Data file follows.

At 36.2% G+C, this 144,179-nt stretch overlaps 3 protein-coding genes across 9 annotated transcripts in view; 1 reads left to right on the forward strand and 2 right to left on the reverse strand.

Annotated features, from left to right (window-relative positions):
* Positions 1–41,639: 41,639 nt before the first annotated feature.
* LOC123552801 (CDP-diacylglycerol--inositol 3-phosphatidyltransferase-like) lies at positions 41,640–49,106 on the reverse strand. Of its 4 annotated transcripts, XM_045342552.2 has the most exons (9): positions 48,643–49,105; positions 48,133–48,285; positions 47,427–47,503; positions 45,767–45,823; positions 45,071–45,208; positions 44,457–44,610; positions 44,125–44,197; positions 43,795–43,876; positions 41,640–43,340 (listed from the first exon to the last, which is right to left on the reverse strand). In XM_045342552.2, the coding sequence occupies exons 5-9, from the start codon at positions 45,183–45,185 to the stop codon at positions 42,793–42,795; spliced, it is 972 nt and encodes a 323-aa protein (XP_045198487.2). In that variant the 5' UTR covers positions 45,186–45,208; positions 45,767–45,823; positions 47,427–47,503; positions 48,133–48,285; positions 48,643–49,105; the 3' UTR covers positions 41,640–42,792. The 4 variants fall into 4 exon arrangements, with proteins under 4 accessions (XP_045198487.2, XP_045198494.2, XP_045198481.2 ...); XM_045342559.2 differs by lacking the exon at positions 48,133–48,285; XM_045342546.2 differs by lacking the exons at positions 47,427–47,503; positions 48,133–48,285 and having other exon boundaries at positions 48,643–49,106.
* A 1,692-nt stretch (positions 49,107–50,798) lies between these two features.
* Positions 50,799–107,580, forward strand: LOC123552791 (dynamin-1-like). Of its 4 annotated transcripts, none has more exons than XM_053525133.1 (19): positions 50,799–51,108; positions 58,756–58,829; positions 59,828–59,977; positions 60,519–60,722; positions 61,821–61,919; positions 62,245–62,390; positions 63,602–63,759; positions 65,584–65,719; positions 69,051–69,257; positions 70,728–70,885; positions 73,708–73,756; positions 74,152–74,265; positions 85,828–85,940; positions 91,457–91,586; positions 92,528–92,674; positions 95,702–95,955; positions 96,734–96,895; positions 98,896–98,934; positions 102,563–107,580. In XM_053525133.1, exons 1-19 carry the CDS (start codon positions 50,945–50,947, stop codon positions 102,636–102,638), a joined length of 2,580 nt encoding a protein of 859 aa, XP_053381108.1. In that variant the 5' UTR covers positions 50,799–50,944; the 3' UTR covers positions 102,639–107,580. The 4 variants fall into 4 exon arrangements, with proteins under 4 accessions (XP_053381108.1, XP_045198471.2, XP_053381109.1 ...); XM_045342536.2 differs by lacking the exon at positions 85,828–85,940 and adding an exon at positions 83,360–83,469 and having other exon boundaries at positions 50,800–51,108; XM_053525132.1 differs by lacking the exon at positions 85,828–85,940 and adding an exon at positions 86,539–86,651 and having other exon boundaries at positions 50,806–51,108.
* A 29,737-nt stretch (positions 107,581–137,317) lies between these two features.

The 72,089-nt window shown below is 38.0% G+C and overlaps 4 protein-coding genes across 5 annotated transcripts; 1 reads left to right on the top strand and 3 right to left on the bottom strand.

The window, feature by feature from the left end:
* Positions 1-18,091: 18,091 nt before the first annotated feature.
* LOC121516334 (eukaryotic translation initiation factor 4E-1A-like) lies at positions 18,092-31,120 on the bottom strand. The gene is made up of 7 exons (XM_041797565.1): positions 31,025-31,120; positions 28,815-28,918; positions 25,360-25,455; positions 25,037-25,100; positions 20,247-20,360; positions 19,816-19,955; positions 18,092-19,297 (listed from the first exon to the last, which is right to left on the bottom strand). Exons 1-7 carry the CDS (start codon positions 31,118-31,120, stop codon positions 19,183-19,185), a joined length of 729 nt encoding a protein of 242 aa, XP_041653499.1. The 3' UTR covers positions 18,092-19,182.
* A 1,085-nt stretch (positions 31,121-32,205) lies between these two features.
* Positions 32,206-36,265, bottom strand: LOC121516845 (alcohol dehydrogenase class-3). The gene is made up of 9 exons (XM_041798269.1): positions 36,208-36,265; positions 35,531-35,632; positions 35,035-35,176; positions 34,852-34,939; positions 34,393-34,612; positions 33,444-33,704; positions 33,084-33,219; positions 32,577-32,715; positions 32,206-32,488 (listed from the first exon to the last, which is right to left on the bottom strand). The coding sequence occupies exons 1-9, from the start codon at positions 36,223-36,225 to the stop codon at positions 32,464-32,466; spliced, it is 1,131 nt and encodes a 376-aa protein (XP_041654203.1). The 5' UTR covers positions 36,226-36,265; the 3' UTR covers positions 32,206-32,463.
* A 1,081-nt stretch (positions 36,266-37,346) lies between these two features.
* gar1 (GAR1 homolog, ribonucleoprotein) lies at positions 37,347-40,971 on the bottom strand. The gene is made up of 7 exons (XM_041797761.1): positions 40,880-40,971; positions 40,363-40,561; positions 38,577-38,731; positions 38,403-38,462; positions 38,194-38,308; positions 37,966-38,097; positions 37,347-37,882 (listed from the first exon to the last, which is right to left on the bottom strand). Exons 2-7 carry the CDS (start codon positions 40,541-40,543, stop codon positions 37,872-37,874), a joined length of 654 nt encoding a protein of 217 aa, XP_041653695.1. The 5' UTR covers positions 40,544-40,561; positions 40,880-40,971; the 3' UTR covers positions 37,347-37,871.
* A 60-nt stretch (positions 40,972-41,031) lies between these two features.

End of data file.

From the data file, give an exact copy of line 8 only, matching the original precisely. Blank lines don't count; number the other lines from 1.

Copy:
The 72,089-nt window shown below is 38.0% G+C and overlaps 4 protein-coding genes across 5 annotated transcripts; 1 reads left to right on the top strand and 3 right to left on the bottom strand.